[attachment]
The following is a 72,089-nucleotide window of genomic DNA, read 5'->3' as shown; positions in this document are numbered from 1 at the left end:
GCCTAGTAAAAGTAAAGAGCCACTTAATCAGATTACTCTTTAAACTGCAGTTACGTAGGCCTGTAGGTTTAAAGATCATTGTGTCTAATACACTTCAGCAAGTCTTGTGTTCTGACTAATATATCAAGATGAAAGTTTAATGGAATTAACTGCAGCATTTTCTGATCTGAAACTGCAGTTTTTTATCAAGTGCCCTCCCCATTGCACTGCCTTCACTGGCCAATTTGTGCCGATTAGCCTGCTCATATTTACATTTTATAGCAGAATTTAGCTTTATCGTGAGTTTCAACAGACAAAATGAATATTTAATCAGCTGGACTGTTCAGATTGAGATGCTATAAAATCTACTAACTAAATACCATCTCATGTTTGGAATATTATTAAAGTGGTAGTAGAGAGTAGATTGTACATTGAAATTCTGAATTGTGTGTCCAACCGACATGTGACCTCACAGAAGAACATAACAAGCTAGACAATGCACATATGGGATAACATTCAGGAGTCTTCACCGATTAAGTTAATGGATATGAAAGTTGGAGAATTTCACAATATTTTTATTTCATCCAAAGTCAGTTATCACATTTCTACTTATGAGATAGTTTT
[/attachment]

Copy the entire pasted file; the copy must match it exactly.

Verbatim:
The following is a 72,089-nucleotide window of genomic DNA, read 5'->3' as shown; positions in this document are numbered from 1 at the left end:
GCCTAGTAAAAGTAAAGAGCCACTTAATCAGATTACTCTTTAAACTGCAGTTACGTAGGCCTGTAGGTTTAAAGATCATTGTGTCTAATACACTTCAGCAAGTCTTGTGTTCTGACTAATATATCAAGATGAAAGTTTAATGGAATTAACTGCAGCATTTTCTGATCTGAAACTGCAGTTTTTTATCAAGTGCCCTCCCCATTGCACTGCCTTCACTGGCCAATTTGTGCCGATTAGCCTGCTCATATTTACATTTTATAGCAGAATTTAGCTTTATCGTGAGTTTCAACAGACAAAATGAATATTTAATCAGCTGGACTGTTCAGATTGAGATGCTATAAAATCTACTAACTAAATACCATCTCATGTTTGGAATATTATTAAAGTGGTAGTAGAGAGTAGATTGTACATTGAAATTCTGAATTGTGTGTCCAACCGACATGTGACCTCACAGAAGAACATAACAAGCTAGACAATGCACATATGGGATAACATTCAGGAGTCTTCACCGATTAAGTTAATGGATATGAAAGTTGGAGAATTTCACAATATTTTTATTTCATCCAAAGTCAGTTATCACATTTCTACTTATGAGATAGTTTT